NASCAR Sprint Cup director John Darby says the sanctioning body instantly dismissed the notion of Joey Logano having deliberately triggered the Fontana crash that left Denny Hamlin with a fractured back.
Logano and Hamlin ended up fighting for victory at Fontana a week after clashes both on and off track at Bristol. The pair made contact, with Hamlin hitting the wall head on and suffering an injury that will rule him out of at least five races.
In an television interview before the severity of Hamlin's situation became apparent, Logano said, "he probably shouldn't have done what he did last week, so that's what he gets."
NASCAR chose to issue no penalties over the clash, and Darby said it was clear from how Logano and Hamlin were racing that it was a normal close fight for victory rather than anything malicious.
"They were side-by-side and everything that great competitors do," he said. "If somebody was of the mindset to retaliate, they probably would have been lined up nose to tail to start with and somebody would have drove into the other car and spun them around.
"This case is so far from the opposite that it never even crossed anybody's mind that that was part of it."
Logano was also involved in a pitlane fracas with Tony Stewart in which the three-time champion angrily accused the Penske driver of blocking him. No penalties were applied in this case either and Darby said NASCAR was happy for its drivers to voice their feelings in such a way.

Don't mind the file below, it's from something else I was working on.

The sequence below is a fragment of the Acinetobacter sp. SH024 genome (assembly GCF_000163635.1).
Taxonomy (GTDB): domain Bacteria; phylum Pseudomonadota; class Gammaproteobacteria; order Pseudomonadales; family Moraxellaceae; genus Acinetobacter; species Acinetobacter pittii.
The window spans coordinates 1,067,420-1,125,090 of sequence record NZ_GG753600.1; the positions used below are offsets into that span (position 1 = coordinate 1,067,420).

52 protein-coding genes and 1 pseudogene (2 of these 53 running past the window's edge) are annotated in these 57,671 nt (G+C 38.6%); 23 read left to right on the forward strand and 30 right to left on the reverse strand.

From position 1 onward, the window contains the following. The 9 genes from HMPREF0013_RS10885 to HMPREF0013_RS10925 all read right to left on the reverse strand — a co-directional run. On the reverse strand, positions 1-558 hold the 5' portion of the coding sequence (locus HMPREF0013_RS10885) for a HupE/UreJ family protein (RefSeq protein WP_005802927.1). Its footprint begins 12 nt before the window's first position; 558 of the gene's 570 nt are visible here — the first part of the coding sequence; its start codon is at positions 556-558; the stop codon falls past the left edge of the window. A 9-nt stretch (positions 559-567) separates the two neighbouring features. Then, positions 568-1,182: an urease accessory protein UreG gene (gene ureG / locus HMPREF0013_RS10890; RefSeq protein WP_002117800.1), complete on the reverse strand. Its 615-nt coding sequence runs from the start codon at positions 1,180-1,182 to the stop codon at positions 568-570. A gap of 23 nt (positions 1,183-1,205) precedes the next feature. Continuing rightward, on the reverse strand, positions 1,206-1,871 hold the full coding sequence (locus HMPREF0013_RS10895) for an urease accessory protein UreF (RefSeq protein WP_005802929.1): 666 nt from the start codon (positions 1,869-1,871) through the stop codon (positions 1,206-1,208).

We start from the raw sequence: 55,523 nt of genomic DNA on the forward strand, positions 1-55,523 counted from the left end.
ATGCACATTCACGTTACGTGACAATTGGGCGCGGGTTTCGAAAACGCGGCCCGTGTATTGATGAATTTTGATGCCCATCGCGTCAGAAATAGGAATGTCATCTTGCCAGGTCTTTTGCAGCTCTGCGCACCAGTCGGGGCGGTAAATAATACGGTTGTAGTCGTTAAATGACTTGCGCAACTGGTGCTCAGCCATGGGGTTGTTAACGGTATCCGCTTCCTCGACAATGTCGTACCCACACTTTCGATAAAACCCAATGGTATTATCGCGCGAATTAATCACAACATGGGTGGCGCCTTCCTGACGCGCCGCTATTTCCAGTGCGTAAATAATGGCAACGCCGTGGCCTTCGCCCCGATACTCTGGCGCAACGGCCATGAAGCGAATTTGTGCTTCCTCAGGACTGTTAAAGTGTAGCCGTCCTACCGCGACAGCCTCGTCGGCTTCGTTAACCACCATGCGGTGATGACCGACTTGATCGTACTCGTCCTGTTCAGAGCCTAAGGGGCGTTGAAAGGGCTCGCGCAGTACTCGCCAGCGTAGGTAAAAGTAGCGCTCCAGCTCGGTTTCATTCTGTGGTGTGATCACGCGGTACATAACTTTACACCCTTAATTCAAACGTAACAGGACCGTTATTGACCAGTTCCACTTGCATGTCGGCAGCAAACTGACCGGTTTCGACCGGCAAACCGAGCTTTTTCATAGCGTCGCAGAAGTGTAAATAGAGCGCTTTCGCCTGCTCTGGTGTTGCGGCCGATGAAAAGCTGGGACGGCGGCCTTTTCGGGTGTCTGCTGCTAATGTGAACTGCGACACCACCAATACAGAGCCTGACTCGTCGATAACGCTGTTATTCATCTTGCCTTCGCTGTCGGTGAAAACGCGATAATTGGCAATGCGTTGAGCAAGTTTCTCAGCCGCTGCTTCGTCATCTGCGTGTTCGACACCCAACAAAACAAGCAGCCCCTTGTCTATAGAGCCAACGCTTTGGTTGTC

"A few years ago, we backed away from micromanaging drivers' emotions," he said. "You would hope in today's world that if somebody didn't win a race, they would be upset about it for whatever reason. A couple of drivers at the end of the race arguing a little bit doesn't create a foul in our world today.
"The crews did a great job of managing their drivers to make sure that it didn't cross the line to where there was physical violence or anything like that, and that's what you would hope."
Darby also ruled out any NASCAR intervention in the sort of defensive driving Stewart was enraged over.
"Right now, I can tell you there are not any conversations internally inside NASCAR to look at blocking as the violation or penalty-type situation that some other forms of motorsports do," he said.
"With Sprint Cup Series racing obviously being far above a lot of the other forms of racing as far as competitiveness goes, we are going to have close racing, and close side-by-side racing, and we are going to have close front to rear racing, and there's a lot of that that's just part of competition. I don't think we need to jump in the middle of any of that and screw it up."